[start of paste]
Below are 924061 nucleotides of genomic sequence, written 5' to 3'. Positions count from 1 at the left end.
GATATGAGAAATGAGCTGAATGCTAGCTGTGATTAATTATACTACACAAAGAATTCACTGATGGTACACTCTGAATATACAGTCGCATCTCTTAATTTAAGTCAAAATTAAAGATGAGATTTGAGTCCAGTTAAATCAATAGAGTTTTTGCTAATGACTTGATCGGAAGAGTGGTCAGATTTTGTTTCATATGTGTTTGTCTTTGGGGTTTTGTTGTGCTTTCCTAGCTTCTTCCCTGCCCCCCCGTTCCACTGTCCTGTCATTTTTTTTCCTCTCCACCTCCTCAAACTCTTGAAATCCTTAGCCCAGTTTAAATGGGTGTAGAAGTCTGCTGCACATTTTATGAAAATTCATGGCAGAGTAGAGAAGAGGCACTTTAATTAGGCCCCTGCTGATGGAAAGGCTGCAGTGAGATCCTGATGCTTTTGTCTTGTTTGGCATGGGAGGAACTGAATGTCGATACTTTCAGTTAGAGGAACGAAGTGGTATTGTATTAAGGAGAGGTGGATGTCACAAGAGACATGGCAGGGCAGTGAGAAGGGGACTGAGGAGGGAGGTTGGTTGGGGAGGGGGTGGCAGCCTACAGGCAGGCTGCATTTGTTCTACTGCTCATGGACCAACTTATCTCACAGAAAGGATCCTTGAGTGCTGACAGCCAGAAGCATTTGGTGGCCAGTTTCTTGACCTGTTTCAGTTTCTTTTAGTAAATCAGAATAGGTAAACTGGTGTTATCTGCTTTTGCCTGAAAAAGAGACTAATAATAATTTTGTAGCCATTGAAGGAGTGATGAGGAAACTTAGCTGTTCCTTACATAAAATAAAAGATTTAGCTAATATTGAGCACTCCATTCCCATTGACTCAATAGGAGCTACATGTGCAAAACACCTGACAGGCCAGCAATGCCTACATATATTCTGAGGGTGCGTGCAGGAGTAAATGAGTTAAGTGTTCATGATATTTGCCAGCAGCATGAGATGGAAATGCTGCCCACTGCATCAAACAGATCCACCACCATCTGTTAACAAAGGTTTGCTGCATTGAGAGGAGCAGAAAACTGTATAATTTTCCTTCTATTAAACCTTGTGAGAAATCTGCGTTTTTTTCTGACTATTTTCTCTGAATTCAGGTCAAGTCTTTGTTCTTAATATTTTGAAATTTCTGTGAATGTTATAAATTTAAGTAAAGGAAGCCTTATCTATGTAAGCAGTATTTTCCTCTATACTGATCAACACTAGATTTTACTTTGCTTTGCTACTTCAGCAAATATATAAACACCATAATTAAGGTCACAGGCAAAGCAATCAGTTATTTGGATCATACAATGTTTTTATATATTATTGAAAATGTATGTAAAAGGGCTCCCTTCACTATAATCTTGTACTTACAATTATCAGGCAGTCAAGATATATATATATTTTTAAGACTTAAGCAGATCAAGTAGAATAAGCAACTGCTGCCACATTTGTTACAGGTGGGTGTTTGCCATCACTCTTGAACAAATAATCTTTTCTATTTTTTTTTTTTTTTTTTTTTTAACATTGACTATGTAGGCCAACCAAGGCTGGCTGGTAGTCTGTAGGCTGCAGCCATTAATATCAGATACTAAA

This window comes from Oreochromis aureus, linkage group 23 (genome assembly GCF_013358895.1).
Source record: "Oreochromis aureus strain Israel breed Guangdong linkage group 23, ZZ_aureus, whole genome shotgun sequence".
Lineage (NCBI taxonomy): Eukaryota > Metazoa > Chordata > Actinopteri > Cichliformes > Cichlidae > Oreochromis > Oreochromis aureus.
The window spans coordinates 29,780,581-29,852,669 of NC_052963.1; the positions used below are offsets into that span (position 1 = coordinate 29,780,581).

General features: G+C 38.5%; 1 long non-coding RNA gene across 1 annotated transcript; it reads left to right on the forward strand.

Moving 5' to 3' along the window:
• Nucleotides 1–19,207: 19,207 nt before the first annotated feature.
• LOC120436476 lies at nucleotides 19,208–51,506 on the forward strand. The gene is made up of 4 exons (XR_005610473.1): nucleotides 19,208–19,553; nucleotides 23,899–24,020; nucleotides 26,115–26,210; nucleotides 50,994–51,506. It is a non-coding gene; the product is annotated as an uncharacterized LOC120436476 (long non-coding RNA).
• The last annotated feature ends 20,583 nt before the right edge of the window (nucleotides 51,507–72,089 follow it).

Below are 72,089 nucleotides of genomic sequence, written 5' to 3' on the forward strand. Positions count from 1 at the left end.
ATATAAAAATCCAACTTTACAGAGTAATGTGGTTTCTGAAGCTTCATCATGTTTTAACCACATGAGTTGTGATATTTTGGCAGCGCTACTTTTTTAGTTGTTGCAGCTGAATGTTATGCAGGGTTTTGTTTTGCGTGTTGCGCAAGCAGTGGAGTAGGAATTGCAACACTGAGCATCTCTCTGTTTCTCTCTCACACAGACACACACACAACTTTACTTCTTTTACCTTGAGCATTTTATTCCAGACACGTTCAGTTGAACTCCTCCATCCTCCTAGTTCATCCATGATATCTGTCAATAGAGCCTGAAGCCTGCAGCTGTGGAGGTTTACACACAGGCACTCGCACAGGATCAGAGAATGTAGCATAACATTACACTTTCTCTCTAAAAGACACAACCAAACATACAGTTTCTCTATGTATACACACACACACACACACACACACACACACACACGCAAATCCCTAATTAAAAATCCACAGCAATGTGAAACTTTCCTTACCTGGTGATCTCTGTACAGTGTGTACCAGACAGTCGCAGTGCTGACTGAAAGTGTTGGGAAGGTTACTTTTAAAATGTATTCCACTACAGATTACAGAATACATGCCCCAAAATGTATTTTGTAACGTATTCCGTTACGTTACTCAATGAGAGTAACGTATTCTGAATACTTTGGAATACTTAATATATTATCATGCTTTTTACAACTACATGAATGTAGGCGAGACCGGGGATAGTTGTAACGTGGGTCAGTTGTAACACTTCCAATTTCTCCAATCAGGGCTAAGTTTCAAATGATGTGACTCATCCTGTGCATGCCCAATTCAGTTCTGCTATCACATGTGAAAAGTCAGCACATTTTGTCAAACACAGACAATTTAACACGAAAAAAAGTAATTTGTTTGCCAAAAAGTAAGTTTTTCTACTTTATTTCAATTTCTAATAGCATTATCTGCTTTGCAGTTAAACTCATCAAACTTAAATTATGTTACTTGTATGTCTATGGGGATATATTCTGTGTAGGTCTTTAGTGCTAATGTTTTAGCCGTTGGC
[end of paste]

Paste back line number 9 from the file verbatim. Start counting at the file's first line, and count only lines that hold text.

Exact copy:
• Nucleotides 1–19,207: 19,207 nt before the first annotated feature.